Storie e linguaggi. Rivista di studi umanistici (2018-2)

ISBN 9788833595252-3-1-1-1-1-1 Categorie , Tag
ISSN: 2421-7344
Anno: Dicembre 2018
Annata: 4
Fascicolo: 2
Pagine: 125
Rivista: Rivista Storie e linguaggi


A traditional research on the genealogical relationships among the extant witnesses of the Tractatus de locis et statu sancte terre Jerosolimitane allows to partially modify the historical assessment of this very relevant crusader text.

This paper aims to show that in the Holy Land even miracles, that is, events considered out of history (and nature), can be traced back to cultural – and sometimes political – factors related to European Christendom.

On the alleged second Mayr edition of Sannazaro’s “Arcadia” (1505?). The witness of Pietro Summonte (1512)

Most scholars of Sannazaro’s Arcadia mantain that the edition edited by Pietro Summonte in 1504 (Naples, Sigismund Mayr) was rapidly followed by a new edition by Summonte. They think as well that Summonte benefitted then from the collaboration of the very Sannazaro. Nevertheless, a more careful reading of the bibliographic data and the analysis of Summonte’s preface to De fortuna by Pontano (Naples, Mayr, 1512), lead to refuse the conclusions which were accepted so far.

Baudelaire and the Poetics of “Minimum Quality”

In Le Salon de 1845, Baudelaire grounds his praise of Corot’s paintings upon the remark that «une œuvre de génie […] est toujours très bien exécutée, quand elle l’est suffisamment». In Baudelaire’s view, what a painter has to aim for is not a maximum of quality, but the minimum sufficient to achieve the spiritual goal of the work. This goal consists precisely in a sort of transitiveness between the artist’s and the beholder’s interiorities. Does such a persuasion play any role in Baudelaire’s own poetics? According to the author of this paper, it does. Baudelaire’s writing in Le Spleen de Paris, it is suggested, may be regarded as a writing of “minimum quality”, intended to be not so much poetry in itself, as poetry in the reader’s mind.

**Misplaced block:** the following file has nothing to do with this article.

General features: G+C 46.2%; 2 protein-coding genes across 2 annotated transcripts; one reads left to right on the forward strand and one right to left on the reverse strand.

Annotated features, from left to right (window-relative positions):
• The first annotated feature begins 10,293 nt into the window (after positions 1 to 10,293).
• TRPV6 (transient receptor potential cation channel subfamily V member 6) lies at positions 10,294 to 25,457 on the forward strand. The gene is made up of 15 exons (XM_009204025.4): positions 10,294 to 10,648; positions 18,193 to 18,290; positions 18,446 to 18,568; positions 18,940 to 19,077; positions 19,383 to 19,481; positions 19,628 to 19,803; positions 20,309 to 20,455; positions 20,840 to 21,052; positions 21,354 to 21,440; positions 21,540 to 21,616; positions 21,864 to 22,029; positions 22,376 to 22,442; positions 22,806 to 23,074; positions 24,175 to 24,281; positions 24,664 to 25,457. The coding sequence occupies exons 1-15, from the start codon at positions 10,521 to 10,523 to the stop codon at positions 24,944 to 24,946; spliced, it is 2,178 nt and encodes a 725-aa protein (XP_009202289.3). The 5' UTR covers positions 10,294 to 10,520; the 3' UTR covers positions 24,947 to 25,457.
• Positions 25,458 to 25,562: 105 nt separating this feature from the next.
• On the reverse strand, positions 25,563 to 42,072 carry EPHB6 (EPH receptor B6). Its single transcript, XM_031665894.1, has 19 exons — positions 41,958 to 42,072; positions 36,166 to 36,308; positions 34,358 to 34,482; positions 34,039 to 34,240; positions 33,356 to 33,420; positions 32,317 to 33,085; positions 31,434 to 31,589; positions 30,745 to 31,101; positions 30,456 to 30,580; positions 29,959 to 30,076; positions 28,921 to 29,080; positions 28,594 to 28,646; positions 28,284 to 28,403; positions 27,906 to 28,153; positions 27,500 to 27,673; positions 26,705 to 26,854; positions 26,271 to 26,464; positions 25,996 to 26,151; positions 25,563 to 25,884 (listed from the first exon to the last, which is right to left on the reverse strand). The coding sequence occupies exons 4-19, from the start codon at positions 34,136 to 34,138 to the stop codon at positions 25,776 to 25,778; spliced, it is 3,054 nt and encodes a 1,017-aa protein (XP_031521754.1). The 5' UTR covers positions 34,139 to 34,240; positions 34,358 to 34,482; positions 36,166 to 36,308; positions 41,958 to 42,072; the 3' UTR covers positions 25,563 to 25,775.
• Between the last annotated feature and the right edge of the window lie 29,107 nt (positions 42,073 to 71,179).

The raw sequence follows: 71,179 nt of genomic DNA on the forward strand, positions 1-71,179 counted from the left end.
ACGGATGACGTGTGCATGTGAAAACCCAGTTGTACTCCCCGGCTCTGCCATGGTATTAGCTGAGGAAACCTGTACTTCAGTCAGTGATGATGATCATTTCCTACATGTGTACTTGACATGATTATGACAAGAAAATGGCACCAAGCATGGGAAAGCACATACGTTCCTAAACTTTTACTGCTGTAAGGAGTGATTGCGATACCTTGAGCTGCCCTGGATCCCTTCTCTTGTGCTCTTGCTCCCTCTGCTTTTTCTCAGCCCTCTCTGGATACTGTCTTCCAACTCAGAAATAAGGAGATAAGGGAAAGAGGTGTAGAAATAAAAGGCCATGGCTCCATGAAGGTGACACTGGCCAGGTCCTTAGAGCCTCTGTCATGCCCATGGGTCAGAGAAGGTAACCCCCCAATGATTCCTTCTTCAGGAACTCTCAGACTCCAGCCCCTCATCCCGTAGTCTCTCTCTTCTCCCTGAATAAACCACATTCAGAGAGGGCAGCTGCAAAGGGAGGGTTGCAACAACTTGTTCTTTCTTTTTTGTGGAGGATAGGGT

Borges’s Chinese encyclopedia

The exhilarating quality of the “chinese encyclopedia” described in Borges’ Inquisiciones was highlighted by Michel Foucault in his Les mots et les choses of 1966. It has been thenceforth repeatedly considered a pure invention by Borges, and nobody thus far has found any source for such encyclopedia. In fact this encyclopedia is not totally a borgesian invention but is rather his comical version of the a description found in the Encyclopedia Britannica, as this essay proves with ample documentation.